The current global conference on sustainable development, Rio+20, is a fiasco. The draft text that’s being negotiated is extremely weak and lame, and at some points it’s even worse than the agreement at the first Rio conference on sustainable development 20 years ago. The NGOs represented at the conference say that ”the text as it stands is completely out of touch with reality”.
Boy, we’ve heard this story before, haven’t we? Many like to blame the UN at this point, but personally I think they do their job quite well – the leaders of Western countries, on the other hand, are out of control in their sinning behaviour. They cause the mess, and the poor countries will have to pay for it:
Thus, environmental destruction is a way in which the rich indirectly oppress and kill the poor. The words of James comes to my mind:
You have lived on earth in luxury and self-indulgence. You have fattened yourselves in the day of slaughter. You have condemned and murdered the innocent one, who was not opposing you. (Jam 5:5-6)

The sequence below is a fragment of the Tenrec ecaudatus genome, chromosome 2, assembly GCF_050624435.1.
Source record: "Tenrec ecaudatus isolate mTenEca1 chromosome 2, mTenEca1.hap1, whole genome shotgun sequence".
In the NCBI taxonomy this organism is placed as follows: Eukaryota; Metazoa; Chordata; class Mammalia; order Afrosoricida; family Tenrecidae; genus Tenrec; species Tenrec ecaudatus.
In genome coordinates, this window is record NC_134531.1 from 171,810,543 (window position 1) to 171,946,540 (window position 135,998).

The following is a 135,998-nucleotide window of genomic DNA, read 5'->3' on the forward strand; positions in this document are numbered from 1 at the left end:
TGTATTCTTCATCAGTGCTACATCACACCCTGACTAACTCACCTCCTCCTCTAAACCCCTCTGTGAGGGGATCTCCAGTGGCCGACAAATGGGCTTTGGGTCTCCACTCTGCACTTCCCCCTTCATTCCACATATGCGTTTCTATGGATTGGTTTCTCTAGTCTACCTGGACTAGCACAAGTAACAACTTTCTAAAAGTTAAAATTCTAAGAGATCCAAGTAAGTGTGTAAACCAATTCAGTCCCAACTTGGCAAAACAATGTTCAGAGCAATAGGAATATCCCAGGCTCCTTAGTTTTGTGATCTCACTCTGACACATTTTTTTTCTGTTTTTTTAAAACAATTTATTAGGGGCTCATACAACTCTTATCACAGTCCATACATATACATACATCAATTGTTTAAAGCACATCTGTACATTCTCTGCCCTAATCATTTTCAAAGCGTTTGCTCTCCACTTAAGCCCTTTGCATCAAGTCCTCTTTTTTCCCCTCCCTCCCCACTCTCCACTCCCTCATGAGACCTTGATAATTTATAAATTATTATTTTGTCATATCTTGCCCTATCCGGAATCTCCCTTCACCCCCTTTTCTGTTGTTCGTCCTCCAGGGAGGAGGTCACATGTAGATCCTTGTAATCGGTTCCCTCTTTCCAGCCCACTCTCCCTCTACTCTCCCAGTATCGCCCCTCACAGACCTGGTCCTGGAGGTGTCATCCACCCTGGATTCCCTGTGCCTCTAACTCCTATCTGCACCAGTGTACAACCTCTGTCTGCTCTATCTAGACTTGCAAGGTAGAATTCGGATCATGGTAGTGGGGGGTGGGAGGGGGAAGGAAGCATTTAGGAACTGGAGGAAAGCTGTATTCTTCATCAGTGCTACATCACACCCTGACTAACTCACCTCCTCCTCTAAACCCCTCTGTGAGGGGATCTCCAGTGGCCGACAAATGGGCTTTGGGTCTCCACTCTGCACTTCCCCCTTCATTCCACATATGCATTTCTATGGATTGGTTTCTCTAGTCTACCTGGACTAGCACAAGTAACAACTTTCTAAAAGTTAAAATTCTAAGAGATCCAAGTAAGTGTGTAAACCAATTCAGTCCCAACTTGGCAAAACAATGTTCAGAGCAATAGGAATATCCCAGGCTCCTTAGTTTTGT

Something defenitely has to be done immediately to prevent more people to suffer and die due to environmental destruction. That could have been decided at Rio+20. But it wasn’t.
Kumi Naidoo, executive director of Greenpeace, is tired of the political passivity when it comes to environmental policies. He said to the Guardian:
“We have to ask ourselves what history teaches us in terms of how change happens when humanity has faced a big challenge, such as civil rights, apartheid or slavery.
It is only when decent men and women said enough is enough and no more and were prepared to put their lives on the line and go to prison if necessary, and that is where we are. We have to intensify civil disobedience.”
I totally agree. There is to much at risk for us to sit and watch this destruction go on.
Lobbying is indeed important, and I urge you to sign this urgent petition before the Rio+20 meeting ends, but still I think we have to acknowledge that legal activism is not enough. Civil disobedience is needed. Just like when God broke the law and rescued Peter from prison in Acts 12, or when He sent plagues to Egypt to convince Pharao to let His people go, we should not be afraid to break the law, if necessary, for the sake of the Kingdom of God. Saving the world is not a crime in God’s eyes.